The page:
November 2, 2015

Would You Help Jesus Up? Depends Really.

You see these memes all the time on Facebook, don’t you? Perhaps we should replace actual memory verses with memery verses.  Rather than teach our children “While we were still sinners Christ died for us”, we could teach “I woulda helped Jesus up if I’d been there.”

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So, apart from making some smart aleck comment about the cheesiness of this meme, or snidely remarking that something very similar also happened to another bloke called Jesus two thousand years ago,  the best answer I can come up with is “No probably not.” Or maybe it all depends. Maybe, given the right time, given the right circumstances. Which these don’t appear to be.

Given what my heart is like?.  Given my cowardice? Given my fears? Probably not.

You see, when it came down to it, NO ONE did actually help Jesus up. No one. Not voluntarily at least.  Check out Luke 23:26

‘And as they led him away, the seized one Simon of Cyrene, who was coming in from the country, and laid on him the cross, to carry it behind Jesus.”

What was that word? Seized. It’s not like they had to beat back eager faithful witnesses of the kingdom of God. “One at a time people, one at a time!”, or “First come first served!”  No, they seized someone, who gets his name up in lights as a rather reluctant cross-carrier.  They seized someone in the same sense they had “seized” Jesus (Luke 22:54). Anyone volunteer to be seized? Anyone?

And where were the disciples by this stage, you know the actual Twelve?  Dead or scarpered. That’s where.  Sure, we know Peter followed at a distance before the trial and we know how that ended up. We know that John came and watched it all, and close enough for Jesus to speak to him.  But it was all done and dusted by then.  Lots of people mourning and lamenting for him following him, but notice it wasn’t the manly men who would have died for Jesus, but the women who are mentioned, not the most qualified in that culture, that’s for sure.

So why would we type “Yes”? Because we know the end of the story. We know who the good guys are.  We know who the winner is.  We know that Jesus ends up winning, and we love to stick with winners.  But at this point? The point where Jesus is keeling over, exhausted from a beating and unable to pick himself up off the ground to stumble to his execution?  At the point where it looks like Jesus is the loser?  I reckon my finger would be hovering over the “N” on the keyboard. I reckon they’d have to more than seize me, they’d have to catch me first.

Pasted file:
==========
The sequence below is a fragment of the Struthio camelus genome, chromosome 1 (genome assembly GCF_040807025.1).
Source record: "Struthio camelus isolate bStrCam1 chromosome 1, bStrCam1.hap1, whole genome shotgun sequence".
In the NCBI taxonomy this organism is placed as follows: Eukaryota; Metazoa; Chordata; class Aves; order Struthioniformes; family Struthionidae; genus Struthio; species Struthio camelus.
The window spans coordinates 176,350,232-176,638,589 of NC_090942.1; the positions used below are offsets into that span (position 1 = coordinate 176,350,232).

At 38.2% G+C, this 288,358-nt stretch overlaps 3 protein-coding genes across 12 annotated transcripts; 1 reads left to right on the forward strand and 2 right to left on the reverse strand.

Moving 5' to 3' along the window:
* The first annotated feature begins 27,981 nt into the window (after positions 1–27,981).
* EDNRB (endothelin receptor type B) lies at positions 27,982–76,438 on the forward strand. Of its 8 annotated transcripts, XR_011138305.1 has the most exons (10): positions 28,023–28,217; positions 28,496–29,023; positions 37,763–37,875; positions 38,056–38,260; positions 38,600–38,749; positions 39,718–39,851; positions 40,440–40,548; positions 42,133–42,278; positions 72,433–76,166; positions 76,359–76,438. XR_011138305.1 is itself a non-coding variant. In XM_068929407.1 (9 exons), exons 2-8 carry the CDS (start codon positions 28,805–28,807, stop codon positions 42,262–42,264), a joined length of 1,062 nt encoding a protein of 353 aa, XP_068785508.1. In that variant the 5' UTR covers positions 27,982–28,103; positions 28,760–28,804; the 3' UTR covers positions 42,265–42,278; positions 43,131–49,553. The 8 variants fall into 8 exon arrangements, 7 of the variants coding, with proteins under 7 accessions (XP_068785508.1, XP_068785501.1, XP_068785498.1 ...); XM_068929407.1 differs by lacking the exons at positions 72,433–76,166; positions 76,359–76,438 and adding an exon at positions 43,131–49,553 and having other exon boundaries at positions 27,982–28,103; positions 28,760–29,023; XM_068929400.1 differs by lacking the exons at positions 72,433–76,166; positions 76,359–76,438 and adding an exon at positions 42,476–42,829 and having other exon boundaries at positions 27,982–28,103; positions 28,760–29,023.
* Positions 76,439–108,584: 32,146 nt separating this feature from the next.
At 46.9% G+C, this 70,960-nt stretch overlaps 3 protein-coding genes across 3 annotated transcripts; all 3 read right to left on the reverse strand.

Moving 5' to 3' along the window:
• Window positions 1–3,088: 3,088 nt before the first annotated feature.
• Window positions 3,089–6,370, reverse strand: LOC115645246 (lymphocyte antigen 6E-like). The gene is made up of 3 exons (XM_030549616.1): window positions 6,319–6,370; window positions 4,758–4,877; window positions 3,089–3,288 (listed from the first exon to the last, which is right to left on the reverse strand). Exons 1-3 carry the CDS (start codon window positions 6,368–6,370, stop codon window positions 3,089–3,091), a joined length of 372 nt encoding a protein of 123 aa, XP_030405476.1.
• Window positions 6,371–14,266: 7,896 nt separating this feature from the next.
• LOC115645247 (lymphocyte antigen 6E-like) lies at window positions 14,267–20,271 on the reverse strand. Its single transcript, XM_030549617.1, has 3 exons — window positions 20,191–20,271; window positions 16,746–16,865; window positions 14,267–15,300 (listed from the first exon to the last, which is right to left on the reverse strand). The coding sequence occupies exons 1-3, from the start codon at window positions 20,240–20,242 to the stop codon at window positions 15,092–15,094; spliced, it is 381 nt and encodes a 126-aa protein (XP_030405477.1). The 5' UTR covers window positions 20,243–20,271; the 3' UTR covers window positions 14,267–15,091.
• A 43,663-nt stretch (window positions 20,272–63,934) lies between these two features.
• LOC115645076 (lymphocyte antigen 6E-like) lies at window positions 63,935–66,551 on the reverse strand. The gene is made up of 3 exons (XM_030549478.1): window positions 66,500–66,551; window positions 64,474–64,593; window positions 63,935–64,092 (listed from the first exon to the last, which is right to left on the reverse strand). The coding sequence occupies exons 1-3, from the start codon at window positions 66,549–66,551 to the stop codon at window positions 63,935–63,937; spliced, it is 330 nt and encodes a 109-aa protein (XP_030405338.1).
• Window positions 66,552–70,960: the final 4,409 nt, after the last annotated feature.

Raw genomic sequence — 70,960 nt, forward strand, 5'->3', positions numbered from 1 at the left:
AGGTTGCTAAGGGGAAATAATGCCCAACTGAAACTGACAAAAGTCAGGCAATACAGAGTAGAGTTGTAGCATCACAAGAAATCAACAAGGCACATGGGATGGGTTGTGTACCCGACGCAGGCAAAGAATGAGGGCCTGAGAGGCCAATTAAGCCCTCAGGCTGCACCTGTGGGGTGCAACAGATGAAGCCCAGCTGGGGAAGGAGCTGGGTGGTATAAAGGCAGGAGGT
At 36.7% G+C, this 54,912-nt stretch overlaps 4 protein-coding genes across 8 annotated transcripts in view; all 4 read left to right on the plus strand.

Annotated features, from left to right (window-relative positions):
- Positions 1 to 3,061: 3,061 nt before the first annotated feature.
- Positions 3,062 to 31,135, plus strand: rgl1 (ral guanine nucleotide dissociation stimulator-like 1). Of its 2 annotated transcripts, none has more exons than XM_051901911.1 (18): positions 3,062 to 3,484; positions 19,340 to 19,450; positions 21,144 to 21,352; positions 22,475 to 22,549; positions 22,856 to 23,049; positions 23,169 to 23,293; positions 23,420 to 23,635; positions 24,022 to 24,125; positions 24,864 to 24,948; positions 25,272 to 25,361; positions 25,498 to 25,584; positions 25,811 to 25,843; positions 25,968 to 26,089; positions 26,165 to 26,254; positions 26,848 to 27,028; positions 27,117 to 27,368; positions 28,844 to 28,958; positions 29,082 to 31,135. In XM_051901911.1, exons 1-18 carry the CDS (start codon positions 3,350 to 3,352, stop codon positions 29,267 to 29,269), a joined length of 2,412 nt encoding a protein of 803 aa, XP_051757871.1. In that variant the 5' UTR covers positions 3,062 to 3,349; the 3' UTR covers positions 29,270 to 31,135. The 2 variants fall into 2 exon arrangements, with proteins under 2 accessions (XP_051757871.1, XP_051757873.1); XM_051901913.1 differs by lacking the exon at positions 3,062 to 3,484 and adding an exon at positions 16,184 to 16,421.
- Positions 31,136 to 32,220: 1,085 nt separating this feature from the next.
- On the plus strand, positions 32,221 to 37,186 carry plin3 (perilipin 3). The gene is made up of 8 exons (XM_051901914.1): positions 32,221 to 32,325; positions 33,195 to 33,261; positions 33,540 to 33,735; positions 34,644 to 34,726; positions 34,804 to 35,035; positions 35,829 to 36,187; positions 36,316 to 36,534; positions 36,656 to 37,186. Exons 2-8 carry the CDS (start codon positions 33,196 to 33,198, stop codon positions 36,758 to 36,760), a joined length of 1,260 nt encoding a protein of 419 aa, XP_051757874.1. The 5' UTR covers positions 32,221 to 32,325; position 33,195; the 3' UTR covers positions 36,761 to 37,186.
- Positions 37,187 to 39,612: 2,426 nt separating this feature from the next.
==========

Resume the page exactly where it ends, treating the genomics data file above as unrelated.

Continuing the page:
Ultimately we type “Yes” because we don’t believe we’re as bad as we are.  We’re the little children in Matthew 19, not the rich young bloke. We’re the sinner in the temple asking for mercy, not the Pharisee.  We’re the teachers of the law, not the mob that doesn’t know it.  We’re the common people hearing Jesus gladly, not the educated sniffy types.

Typing “Yes” just negates the need for the cross.  Type “Yes” and watch that meme morph before your eyes into a self-help manual for your best life now.  Type “Yes” and watch Jesus transform before your eyes into the guru or a life-coach that you need to tidy up the edges. Type “Yes” and you get a good solid religion for good solid people.

Type “No” however, and you get an empowering Saviour.  Type “No” and you admit that your only hope is the gospel.  Type “No” and you admit you love yourself and your life in such a way that only a more powerful love can transform you. Type “No” and you cry out for what you do not possess: a fearless, passionate love that enables you to take up  your own cross with joy.

Go on, type “No”. I dare you. And see what happens.






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There is no guarantee that Jesus will return in our desired timeframe. Yet we have no reason to be anxious, because even if the timeframe is not guaranteed, the outcome is! We don’t have to waste energy being anxious; we can put it to better use.

Stephen McAlpine – futureproof

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